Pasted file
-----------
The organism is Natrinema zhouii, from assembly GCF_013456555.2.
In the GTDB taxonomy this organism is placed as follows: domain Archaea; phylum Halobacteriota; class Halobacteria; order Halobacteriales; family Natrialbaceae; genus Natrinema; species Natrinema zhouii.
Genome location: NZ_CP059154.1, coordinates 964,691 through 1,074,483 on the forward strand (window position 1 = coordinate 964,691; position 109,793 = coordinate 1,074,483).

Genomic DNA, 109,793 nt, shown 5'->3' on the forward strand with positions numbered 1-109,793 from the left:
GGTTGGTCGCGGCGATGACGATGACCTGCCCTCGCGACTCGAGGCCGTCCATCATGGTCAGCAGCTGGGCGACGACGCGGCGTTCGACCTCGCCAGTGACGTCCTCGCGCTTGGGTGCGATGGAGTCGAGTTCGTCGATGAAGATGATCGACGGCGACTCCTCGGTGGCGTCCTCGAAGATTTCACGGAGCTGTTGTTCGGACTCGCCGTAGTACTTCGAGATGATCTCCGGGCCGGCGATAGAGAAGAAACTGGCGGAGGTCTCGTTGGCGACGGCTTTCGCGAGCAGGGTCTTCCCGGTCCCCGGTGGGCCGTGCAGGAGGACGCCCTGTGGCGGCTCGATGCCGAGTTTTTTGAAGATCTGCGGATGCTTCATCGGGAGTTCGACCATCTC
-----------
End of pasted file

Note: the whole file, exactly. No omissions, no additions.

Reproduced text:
The organism is Natrinema zhouii, from assembly GCF_013456555.2.
In the GTDB taxonomy this organism is placed as follows: domain Archaea; phylum Halobacteriota; class Halobacteria; order Halobacteriales; family Natrialbaceae; genus Natrinema; species Natrinema zhouii.
Genome location: NZ_CP059154.1, coordinates 964,691 through 1,074,483 on the forward strand (window position 1 = coordinate 964,691; position 109,793 = coordinate 1,074,483).

Genomic DNA, 109,793 nt, shown 5'->3' on the forward strand with positions numbered 1-109,793 from the left:
GGTTGGTCGCGGCGATGACGATGACCTGCCCTCGCGACTCGAGGCCGTCCATCATGGTCAGCAGCTGGGCGACGACGCGGCGTTCGACCTCGCCAGTGACGTCCTCGCGCTTGGGTGCGATGGAGTCGAGTTCGTCGATGAAGATGATCGACGGCGACTCCTCGGTGGCGTCCTCGAAGATTTCACGGAGCTGTTGTTCGGACTCGCCGTAGTACTTCGAGATGATCTCCGGGCCGGCGATAGAGAAGAAACTGGCGGAGGTCTCGTTGGCGACGGCTTTCGCGAGCAGGGTCTTCCCGGTCCCCGGTGGGCCGTGCAGGAGGACGCCCTGTGGCGGCTCGATGCCGAGTTTTTTGAAGATCTGCGGATGCTTCATCGGGAGTTCGACCATCTC